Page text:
The Bear Run
By Will McElwee
Well, I officially
ran “The Bear” last night. At least, I ran all but about 200 feet where
it was so doggoned steep that I had to stop and walk. In case you don’t
know, the Bear is a run that starts in Linville,
NC, at the Hwy 105 and US 221 intersection.
From there the course goes five miles, all uphill, along a gravel road for the
first 2 - 3 miles, then crosses over into Grandfather
Mountain property and climbs to the
top of Grandfather Mountain.
The finish line is at the Swinging Bridge
parking area. The reason I’m writing about this is to tell you what a
really unique experience it was.
The Bear Run is
part of the Highland Festival that they hold up there in July each year.
The course went right through the middle of this Highland Festival, which is an
annual Scottish heritage festival they hold for folks of Scotch - Irish
descent. I had no idea how big this thing was. It was almost MerleFest
size. There were thousands of people - no kidding. Right after I
got off the dirt road and crossed into the park, I could hear the sounds of
bagpipes belching and squawking out various tunes in the fields ahead of
me. Suddenly we crossed over into a huge encampment of Scots (or wannabe
Scots) making music and drinking and generally having a raucous time. It
reminded me of Braveheart.
Anyway. There were crowds of literally thousands of
kilted people lined up to cheer on the runners…screaming, cheering and urging
us on…many offering water and cool rags and others offering refreshments that
you probably don’t want to drink in the middle of a 5 mile torture test
run. I have never experienced anything quite like this before.
Yelling, whooping, cheering, bagpipes blasting – I was overwhelmed.
I looked for my
fellow kinsmen, Clan Ross, but they were all just a blur as I went whizzing by
(yeah right!!). Actually, it did appear that all of the various clans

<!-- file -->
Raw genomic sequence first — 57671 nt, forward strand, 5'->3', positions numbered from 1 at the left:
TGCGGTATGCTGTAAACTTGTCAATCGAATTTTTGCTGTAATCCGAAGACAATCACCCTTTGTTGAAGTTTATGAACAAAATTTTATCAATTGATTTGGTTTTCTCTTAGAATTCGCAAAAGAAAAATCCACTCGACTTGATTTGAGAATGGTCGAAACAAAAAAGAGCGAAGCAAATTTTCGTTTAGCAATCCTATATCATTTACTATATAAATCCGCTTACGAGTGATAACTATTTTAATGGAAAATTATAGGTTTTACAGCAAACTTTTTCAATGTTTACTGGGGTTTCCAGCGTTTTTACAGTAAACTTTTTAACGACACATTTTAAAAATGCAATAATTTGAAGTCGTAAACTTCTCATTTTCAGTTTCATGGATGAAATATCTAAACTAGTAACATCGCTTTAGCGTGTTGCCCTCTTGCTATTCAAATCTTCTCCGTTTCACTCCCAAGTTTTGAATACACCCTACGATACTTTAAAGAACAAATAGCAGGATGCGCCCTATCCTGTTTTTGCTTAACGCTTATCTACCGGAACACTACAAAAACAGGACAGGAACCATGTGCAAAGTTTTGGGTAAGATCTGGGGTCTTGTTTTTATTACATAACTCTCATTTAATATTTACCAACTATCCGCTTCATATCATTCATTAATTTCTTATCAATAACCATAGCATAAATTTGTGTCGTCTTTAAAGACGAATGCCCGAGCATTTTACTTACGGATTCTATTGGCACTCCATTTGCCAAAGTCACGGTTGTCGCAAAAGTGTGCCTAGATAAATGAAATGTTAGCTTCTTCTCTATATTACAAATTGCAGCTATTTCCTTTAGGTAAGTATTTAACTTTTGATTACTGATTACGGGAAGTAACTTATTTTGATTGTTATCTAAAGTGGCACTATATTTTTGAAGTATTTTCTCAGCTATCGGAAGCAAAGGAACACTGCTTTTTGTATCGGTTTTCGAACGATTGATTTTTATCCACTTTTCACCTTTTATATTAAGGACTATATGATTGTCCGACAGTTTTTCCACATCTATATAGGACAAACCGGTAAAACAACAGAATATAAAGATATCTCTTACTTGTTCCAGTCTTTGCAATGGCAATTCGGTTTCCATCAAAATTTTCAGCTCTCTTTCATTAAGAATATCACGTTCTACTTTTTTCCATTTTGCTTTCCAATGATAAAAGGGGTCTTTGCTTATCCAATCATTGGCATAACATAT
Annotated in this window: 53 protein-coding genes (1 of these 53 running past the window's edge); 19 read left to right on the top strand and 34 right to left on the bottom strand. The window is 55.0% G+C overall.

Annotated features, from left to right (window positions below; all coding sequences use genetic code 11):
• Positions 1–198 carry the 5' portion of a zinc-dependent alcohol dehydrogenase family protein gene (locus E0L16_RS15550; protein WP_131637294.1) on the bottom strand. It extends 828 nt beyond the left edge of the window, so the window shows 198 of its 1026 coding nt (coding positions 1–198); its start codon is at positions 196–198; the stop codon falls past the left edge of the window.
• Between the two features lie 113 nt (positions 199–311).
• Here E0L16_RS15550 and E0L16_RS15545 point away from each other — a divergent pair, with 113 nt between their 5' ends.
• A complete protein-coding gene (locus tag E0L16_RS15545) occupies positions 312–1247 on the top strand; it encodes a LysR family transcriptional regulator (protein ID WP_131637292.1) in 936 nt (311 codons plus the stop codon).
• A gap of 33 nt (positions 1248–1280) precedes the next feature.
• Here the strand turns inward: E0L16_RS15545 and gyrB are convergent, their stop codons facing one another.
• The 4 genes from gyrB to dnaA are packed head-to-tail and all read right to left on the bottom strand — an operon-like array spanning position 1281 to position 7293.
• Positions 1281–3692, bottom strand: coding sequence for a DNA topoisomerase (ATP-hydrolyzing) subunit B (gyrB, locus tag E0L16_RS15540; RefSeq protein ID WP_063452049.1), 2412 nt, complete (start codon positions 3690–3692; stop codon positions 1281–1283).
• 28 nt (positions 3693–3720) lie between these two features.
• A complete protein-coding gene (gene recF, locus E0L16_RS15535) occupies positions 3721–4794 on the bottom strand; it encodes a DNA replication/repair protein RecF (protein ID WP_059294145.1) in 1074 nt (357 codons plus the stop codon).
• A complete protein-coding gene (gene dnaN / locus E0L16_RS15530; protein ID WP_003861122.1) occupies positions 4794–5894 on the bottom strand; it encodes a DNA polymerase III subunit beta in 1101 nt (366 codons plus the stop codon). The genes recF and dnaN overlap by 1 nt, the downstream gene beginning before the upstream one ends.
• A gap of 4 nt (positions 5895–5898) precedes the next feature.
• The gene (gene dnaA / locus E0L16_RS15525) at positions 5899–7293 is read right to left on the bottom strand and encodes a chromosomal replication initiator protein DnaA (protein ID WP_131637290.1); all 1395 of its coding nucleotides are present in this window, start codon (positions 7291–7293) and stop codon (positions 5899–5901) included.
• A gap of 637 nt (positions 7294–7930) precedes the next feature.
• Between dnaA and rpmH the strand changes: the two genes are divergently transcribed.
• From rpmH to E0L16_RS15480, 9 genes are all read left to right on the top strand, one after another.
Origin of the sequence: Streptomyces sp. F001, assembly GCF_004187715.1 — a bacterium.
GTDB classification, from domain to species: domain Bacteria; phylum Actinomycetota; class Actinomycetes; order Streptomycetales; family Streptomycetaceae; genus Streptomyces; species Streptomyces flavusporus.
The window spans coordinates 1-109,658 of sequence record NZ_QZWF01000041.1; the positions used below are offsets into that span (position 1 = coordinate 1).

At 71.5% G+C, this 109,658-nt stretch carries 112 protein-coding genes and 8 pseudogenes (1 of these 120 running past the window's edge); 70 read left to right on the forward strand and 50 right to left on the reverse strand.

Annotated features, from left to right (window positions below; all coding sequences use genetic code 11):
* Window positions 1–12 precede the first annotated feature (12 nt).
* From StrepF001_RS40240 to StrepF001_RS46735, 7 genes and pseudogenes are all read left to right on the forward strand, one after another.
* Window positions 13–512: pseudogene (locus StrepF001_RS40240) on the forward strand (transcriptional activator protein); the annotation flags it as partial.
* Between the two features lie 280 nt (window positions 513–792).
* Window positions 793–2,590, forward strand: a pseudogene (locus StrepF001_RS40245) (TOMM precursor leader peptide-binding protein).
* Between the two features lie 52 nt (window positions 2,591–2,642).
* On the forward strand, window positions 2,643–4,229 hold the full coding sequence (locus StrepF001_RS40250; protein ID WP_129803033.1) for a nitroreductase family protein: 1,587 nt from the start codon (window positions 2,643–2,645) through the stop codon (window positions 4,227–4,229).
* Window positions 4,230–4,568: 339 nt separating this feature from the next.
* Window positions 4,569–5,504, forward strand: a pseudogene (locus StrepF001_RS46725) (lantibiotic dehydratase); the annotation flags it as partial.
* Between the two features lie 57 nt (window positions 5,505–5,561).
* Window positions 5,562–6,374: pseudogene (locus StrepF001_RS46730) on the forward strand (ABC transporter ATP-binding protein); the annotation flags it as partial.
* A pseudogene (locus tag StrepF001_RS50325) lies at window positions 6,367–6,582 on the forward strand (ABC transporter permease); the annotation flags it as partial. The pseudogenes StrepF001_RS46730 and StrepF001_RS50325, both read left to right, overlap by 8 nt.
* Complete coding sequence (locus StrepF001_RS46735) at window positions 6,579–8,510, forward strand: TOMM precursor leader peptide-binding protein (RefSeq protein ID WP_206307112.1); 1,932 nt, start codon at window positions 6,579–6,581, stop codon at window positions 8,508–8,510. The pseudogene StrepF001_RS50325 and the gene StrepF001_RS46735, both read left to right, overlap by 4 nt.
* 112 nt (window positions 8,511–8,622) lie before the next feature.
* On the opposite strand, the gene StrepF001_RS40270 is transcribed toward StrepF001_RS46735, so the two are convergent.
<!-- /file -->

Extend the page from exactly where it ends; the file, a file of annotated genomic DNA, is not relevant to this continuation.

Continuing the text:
were camped together with their banners and tartans flying high. But to be honest, I don’t even know what the
Clan Ross tartan looks like. To call this a motivating experience is an
I could tell I was
running out of gas around mile 3 when I crossed into this place. As I left I was totally pumped up and ready
to grind out those last two miles even if my knees, and common sense, were
begging me to stop. After leaving the land of the Scots, we got onto the
main road leading to the top of Grandfather. We climbed moderately for
about ¾ of a mile, and then we could see the monster ahead of us. 500 feet straight up a road that switched
back 4 - 5 times over the length of about a mile going to the top. Talk about a steep incline! I have trained by running in the Brushy
Mountains, and this hill made Lithia
Springs Road seem like a speed bump.
as that view was, low and behold, there were even more people along the road
cheering, screaming and urging us on. “You can do it! You’re almost there! Don’t stop now!
The finish line is right there (as he pointed straight up)!” With that
encouragement, I resolved to just focus my eyes on the ground, throw one foot
in front of the other, and plow forward until the task was done. Now, I
can’t say that I ran that entire 500 feet. Some of those switchbacks were
as steep and nasty as anything I’ve ever seen, at least east of the Mississippi
River. But each time I would stop and walk through a steep
curve I would hear the bagpipes and the cheering and I would start chugging
Before too long, I
could see that finish line and then there was no doubt. I was not going to walk across that line!
With the last bit of energy I could muster, I literally dragged myself up that
last 100 feet and ran across the line.
I’m telling you
guys, this is something you should experience even if you don’t run. It’s
an annual event and you’re all welcome to join me next year. In fact, I
hope to take my wife and kids and participate in the Highland Festival next